Belfast County Down Railway

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As I get older I am very conscious of change and am saddened by the lack of interest in preserving our past.  Far too often grand old buildings are torn down with little thought or regard.
 
I often drive along the Ballyhenry Road just outside Comber Co Down where there is a visual reminder of the past; railway lines crossing the narrow road where evidence of the railway is long gone.  It deserved a photograph as the original track side building survives although now modified as a dwelling house.
 
Unfortunately I have been unable to locate an image of what it originally looked like as it would have been interesting to make the comparison. However I did find a reference to it from Comber Historical Society which reads as follows:
 
‘The third level crossing was ‘Henryville’ on the Ballyhenry Road staffed by Andy Bennett, and then in the late 1940s by Mr Patrick McIlreavy. This cottage is also still in use and much modified – in fact the very railway lines are still to be seen in the road beside it to this day. A preservation order might well be considered before a resurfacing or re-alignment plan would have them buried from view forever!’
 
It’s been well over sixty years since trains ran on this line making their way to Donaghadee via Newtownards!
 
All images contained on this website remain the property of Roger Bradley. Images may not be downloaded, reproduced, copied, projected, or used in any way without express written permission

 

 

Low light qualities of the X Pro 1

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A quick visit to Howth Pier gave me an opportunity to try out my Fujifilm X Pro 1 at night time.  The image above was taken at Howth when I photographed these fishermen landing their catch.  It was taken at 22.40 using only the available light from the fishing trawler and the lighting on the quayside.

I used a surprisingly low ISO setting, just 640, with my 35mm lens wide open at f1.4.  The 35mm Fujinon lens is a remarkable piece of glass, all the Fuji prime lenses are very fast! Shooting at 1/60 second the camera was handheld.  You cannot really judge the quality from the above photograph which is just 700pixels wide, so below I have selected a 100% crop from the above image so as you can judge for yourself.

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Even at 100% resolution the image is quite smooth with minimal digital noise, I have not used the sharpening tool in preparing these images, even the exposure and contrast settings have been left untouched.

What is there not to like about the X Pro 1?  It is providing a serious challenge to my Nikon gear; anyone what to buy a camera?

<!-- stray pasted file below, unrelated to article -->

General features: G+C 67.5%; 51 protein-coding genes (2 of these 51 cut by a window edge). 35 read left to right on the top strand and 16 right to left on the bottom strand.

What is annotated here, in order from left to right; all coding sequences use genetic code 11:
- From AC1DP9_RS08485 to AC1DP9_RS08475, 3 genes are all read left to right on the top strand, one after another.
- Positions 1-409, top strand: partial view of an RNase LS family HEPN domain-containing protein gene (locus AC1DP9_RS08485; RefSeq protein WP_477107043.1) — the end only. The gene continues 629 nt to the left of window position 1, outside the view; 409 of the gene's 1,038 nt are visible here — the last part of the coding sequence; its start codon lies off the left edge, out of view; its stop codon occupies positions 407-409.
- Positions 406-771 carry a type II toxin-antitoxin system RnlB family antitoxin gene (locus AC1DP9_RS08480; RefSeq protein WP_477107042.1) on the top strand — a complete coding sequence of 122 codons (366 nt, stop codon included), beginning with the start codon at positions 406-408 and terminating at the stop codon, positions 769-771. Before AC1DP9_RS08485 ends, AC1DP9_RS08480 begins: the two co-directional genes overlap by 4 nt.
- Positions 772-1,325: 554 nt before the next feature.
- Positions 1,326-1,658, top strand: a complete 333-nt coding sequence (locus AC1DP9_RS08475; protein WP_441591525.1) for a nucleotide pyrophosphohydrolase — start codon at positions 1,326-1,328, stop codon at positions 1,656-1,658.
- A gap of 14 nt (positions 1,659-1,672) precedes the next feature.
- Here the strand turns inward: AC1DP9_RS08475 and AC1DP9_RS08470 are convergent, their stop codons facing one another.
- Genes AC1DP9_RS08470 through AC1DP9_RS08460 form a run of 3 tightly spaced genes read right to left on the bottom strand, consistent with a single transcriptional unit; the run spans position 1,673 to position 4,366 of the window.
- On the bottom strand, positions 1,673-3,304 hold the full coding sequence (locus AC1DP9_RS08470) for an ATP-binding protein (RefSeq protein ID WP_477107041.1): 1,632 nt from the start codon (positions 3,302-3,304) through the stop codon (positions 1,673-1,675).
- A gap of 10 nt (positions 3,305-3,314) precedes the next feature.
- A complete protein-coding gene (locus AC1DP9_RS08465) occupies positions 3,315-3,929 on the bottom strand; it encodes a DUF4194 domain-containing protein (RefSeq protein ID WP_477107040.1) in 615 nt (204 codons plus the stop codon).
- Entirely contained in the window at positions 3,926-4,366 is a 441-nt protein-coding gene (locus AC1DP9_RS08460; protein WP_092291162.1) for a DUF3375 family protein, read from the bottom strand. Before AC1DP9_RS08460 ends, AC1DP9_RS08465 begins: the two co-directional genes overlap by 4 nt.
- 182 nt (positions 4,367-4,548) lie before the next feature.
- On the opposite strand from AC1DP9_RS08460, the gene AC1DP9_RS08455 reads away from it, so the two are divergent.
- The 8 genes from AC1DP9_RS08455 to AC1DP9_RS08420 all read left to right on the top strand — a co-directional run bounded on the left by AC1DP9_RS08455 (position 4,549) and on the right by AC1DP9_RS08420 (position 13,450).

More photographic lines!

My blog entitled Lines in Hamilton Street discussed the forces produced by lines in the image.  Today I took this image of the Customs House in Belfast which is also characterised by directional lines, but in addition to this the open space adds further impact to the image.

There are several ways to read this image; the white converging lines in the foreground draw your eye into the building which takes centre stage.  The building itself is also sandwiched by a grey foreground and an equally grey sky providing a horizontal presentation of the building which also itself has a horizontal format and thereby producing a balance within the image.

I had to wait quite a while for parked cars to clear the front of the building and to ensure that no pedestrians were cluttering the foreground.  Patience can sometimes pay!

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All images contained on this website remain the property of Roger Bradley. Images may not be downloaded, reproduced, copied, projected, or used in any way without express written permission.  

The image tells it’s story!

I took this viewpoint in daylight, which featured a few blogs back, and later decided that I must return at nighttime to take the image from exactly the same viewpoint as before.  This image is the result.  The Harland and Wolff cranes have become an iconic symbol associated with Belfast and can be seen in the skyline from many different parts of the city.  But what does this image convey?

In the early twentieth century Belfast was an industrial powerhouse and the shipyard was a very busy place employing thousands of workers, this continued up until the 1970s but today it is a shadow of its former glory.  Yet the shipyard still survives by diversification.  In this image we see an oil rig being refitted and there is a sense of the old spirit of the Yard being revived, at least in part.

The lighting surrounding the oil rig communicates that activity is going on around the clock and the brightness draws your eye into the image.  The derelict ground in the foreground now ripe for redevelopment shows the contrast.  In bygone days the entire site would have been a hive of activity.  This is how the image works for me – every image should tell a story.

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All images contained on this website remain the property of Roger Bradley. Images may not be downloaded, reproduced, copied, projected, or used in any way without express written permission